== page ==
EduGAIN, the international identity federation, allows users from all over the world to access a globally distributed suite of academic resources. You are most likely already able to use your primary account, from CERN or your home organisation, to tap in to these services! Federated Identity Management, the technology underpinning eduGAIN, brings many benefits for users and organisations alike but… how can we trust these users with our HEP services? This is one of the questions that the AARC project (https://aarc-project.eu), in which CERN is a partner, is seeking to answer. We will discuss the measures being put in place to allow WLCG to reap the rewards of eduGAIN without exposing itself to increased risk.
Intent of this presentation is to give current (or potential) users of Spectrum Scale a deep dive into various key components and functions of the Product and its usage in High Performance Computing. i will share Performance data for problematic filesystem workloads like shared directory or file access as well as demonstrate some new capabilities that have been added into the 4.2.1 release. i will further explain some i/o optimization technologies like LROC and HAWC that allow the use of FLASH technologies of various sorts to accelerate workloads. if time permits i can show some of the advanced performance and problem determination capabilities that were recently added to the product as well, including a live realtime performance demo.
The HEPiX Benchmarking Working Group has been relaunched in spring 2016. First tasks are:
Development and proposal of a fast benchmark to estimate the performance of the provided job slot (in traditional batch farms) or VM instance (in cloud environments)
Preliminary work for a successor of the HS06 benchmark
This talk provides a status report of the work done so far.
Big data is typically characterized by only a few features, such as Volume, Velocity and Variety. This is a simplification that overlooks many factors that affect the way data is used and managed, factors that can have a profound effect on the computing systems needed to serve different communities.
I compare the computing and data-management needs of the genomics domain with those of big physics experiments, highlight the differences between them and discuss the implications of those differences.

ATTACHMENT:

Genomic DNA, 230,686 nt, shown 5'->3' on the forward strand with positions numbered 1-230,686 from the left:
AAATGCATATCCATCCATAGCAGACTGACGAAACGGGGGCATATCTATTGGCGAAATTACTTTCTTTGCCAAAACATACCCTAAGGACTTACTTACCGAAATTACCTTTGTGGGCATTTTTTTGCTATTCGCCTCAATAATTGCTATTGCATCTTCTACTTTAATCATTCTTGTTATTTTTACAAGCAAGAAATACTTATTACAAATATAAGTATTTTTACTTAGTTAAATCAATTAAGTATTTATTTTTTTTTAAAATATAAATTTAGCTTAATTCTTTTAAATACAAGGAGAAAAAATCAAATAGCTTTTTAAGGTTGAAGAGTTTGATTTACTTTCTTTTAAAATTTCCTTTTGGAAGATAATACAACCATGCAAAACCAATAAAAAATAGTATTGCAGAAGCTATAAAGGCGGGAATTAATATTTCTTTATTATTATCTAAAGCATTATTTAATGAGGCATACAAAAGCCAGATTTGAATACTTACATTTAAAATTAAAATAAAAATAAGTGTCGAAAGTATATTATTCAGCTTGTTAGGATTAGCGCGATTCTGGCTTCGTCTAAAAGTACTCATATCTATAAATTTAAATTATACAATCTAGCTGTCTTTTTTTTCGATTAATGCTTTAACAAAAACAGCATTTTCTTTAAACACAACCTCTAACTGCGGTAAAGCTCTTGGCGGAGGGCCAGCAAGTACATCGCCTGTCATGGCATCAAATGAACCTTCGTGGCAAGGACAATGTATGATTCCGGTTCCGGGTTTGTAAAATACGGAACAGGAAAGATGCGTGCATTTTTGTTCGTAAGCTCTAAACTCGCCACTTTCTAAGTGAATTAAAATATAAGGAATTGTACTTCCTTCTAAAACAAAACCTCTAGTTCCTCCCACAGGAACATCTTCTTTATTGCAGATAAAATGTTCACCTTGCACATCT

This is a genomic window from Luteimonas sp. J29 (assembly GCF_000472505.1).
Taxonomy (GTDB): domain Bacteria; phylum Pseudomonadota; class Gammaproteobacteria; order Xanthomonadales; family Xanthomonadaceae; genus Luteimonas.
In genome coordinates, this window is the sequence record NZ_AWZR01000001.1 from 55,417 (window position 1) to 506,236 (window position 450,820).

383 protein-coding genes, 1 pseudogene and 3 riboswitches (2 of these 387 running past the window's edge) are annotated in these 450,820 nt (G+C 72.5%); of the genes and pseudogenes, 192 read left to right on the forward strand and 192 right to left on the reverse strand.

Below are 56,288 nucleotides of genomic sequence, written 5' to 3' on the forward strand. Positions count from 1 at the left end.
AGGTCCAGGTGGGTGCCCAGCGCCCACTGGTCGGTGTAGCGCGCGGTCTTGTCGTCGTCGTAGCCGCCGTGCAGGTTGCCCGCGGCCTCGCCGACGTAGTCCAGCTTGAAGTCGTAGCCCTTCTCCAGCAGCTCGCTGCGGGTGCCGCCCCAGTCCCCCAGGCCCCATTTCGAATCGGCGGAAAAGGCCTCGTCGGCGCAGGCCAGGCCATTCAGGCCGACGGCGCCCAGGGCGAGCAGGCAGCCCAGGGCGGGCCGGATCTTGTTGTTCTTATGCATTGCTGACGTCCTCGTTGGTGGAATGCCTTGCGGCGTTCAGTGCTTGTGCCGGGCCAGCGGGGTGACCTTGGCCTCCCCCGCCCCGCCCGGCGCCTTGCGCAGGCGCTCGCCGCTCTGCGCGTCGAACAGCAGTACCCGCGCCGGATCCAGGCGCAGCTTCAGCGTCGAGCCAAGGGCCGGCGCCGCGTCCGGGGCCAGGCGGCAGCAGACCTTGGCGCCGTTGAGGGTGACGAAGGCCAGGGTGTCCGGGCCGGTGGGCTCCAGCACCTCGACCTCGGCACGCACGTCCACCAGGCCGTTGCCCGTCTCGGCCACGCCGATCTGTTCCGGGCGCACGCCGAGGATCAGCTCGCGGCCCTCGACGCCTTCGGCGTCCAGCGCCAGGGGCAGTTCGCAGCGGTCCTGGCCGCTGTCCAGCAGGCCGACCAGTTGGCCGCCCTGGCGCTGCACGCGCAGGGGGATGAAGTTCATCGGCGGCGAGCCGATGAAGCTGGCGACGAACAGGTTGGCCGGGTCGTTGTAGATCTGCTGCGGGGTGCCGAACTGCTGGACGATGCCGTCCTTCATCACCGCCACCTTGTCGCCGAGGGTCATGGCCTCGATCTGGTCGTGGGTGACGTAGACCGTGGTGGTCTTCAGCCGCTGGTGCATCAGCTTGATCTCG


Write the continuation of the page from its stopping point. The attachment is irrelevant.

Jefferson Lab recently installed a 200 node Knights Landing cluster, becoming an Intel® Parallel Computing Center. This talk will give an overview of the cluster installation and configuration, including its Omni-Path fabric, benchmarking, and integation with Lustre and NFS over Infiniband.
x86 processors have been the long-time leaders of the server market and x86_64 the uncontested target architecture for the development of High Energy Physics applications. Up until few years ago, interests in alternative architectures targeting server environments that could compete in terms of performance, power efficiency and total cost of ownership with x86 could not find any concrete response. However, the past few years have seen the introduction of new processor architectures and initiatives aimed at challenging the leading position of x86. With the introduction in 2011 of the ARMv8 Instruction Set Architecture supporting 64-bit, ARM set the first milestone for the expansion into the server landscape. The OpenPOWER Foundation founded in 2013 set as its main goal the development of the POWER ecosystem in the server market, initially embracing under this initiative the POWER8 processor family. In 2015 we presented performance and power consumption benchmarks of uni-socket platforms that proved the existence of a significant gap between x86 and other competitors (A look beyond x86: OpenPOWER8 & AArch64, HEPiX Spring 2015) . The ecosystem has grown both in terms of availability of hardware platforms and software support. I will present new performance and power consumption results covering recent dual-socket ARMv8 and POWER8 platforms.